The first half of the return leg passed without a goal, but both Tevez and Micah Richards forced great saves from Van der Sar. However, a tumble from Nani in the box allowed for the ball to roll to Paul Scholes just inside the penalty area, who slotted home past Shay Given. Ferguson’s side edged ahead on aggregate when Michael Carrick fired past Given after Darren Fletcher set up the midfielder, but Tevez flicked Craig Bellamy’s sumptuous cross past Van der Sar to level up the scores overall.
It set up the grandstand finish that followed.
Can Manchester United score? They always score.
A corner in stoppage time. A quick pass from the set-piece finds Giggs. The unorthodox right-footed cross from the Welshman is perfectly-weighted, over the heads Scholes and Dedryck Boyata, who are battling at the near post, to find Wayne Rooney, who neatly heads past Given, seeming immune to the chaos surrounding him in the box – as was so often the case in a season that would have broken records, had he not suffered an injury late in the season, ending his season as well as United’s own title hopes.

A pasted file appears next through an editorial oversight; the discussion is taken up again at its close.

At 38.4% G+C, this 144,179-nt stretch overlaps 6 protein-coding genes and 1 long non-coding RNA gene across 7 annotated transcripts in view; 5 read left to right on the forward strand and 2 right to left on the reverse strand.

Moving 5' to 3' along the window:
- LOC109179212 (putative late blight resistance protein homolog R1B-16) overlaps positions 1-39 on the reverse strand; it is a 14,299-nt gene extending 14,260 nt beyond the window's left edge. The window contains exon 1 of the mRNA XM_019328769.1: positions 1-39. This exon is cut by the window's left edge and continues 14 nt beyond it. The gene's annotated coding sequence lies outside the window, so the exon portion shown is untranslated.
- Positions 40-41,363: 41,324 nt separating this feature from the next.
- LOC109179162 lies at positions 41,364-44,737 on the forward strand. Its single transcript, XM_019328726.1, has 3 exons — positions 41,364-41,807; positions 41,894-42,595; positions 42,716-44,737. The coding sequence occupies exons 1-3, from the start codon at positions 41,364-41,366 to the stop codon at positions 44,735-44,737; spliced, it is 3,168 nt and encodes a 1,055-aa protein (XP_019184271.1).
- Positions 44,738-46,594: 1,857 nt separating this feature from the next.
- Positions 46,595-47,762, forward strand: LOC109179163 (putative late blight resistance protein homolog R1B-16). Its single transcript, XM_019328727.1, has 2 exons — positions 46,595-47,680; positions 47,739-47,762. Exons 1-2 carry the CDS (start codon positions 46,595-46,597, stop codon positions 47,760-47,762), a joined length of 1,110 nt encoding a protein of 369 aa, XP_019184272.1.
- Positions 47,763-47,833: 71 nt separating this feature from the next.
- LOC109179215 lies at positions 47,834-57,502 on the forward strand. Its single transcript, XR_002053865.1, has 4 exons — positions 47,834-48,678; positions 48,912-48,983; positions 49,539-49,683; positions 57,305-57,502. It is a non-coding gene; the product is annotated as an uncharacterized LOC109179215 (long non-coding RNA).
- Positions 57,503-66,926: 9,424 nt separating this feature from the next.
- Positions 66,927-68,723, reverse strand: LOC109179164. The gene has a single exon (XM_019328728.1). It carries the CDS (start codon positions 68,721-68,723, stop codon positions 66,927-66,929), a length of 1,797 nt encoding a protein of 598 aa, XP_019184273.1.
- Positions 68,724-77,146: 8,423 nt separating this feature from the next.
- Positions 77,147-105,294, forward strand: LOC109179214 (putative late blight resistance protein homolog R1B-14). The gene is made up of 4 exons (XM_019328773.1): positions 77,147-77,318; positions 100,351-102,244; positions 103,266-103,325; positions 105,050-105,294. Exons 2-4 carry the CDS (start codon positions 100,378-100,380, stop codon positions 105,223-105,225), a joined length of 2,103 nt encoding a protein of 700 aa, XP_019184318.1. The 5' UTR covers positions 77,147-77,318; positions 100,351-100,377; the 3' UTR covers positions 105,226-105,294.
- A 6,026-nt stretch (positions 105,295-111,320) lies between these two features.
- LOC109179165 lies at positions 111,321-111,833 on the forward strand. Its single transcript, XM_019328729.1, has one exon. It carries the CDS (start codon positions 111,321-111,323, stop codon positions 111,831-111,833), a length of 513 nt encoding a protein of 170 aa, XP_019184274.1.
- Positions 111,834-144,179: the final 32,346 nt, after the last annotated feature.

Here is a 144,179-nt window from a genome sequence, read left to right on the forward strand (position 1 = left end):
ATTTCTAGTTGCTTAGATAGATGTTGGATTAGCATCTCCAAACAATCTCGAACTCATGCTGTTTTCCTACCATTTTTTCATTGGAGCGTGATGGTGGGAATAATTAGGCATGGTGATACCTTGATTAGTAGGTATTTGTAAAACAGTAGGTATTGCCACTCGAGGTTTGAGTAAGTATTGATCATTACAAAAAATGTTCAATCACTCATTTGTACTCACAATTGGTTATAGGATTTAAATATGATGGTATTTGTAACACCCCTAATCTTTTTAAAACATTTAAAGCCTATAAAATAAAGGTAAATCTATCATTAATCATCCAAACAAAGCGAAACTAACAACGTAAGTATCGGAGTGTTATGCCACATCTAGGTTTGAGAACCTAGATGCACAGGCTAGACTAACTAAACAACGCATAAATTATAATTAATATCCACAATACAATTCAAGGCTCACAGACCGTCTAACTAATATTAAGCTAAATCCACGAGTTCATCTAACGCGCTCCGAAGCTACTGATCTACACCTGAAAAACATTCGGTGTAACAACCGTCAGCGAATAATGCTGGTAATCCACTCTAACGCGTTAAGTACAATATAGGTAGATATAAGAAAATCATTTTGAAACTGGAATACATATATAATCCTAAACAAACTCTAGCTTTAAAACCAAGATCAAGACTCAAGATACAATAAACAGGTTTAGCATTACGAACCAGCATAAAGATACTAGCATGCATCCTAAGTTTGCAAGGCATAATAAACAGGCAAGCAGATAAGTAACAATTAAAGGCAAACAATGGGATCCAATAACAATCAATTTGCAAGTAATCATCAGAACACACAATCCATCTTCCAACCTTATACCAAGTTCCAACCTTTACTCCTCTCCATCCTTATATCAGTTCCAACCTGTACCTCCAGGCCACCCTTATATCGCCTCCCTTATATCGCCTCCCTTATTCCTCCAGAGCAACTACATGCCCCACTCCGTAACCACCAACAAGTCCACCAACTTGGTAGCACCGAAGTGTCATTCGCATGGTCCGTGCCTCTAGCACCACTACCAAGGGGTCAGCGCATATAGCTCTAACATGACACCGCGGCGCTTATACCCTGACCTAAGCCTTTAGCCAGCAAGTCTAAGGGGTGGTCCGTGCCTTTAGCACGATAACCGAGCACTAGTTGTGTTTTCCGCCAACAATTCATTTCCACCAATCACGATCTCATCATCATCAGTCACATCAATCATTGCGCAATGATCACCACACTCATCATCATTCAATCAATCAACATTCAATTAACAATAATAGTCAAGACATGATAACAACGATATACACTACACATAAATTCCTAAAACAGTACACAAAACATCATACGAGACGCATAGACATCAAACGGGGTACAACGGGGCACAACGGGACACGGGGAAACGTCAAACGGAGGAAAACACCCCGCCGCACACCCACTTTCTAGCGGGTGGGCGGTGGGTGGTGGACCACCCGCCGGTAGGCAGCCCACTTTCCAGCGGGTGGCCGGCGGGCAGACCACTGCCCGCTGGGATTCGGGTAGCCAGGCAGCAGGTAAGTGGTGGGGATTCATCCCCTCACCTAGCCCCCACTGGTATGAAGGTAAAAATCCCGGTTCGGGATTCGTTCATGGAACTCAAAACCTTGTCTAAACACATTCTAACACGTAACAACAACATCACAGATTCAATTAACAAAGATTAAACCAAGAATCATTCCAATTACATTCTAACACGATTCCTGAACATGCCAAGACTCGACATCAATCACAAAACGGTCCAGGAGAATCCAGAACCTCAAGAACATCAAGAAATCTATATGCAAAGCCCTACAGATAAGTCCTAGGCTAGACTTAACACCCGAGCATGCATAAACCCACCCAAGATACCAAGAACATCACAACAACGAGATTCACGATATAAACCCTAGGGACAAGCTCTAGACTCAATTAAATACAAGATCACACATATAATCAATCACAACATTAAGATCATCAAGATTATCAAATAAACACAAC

Again, it’s devastating that a similar goal on Wednesday will not be able to evoke the same reactions from Old Trafford, a stadium - especially on derby day - that would usually descend into bedlam in the event of a last-minute goal. It would seem likely given how often this United side likes to score late, with their ‘attack-is-the-best-form-of-defence’ policy.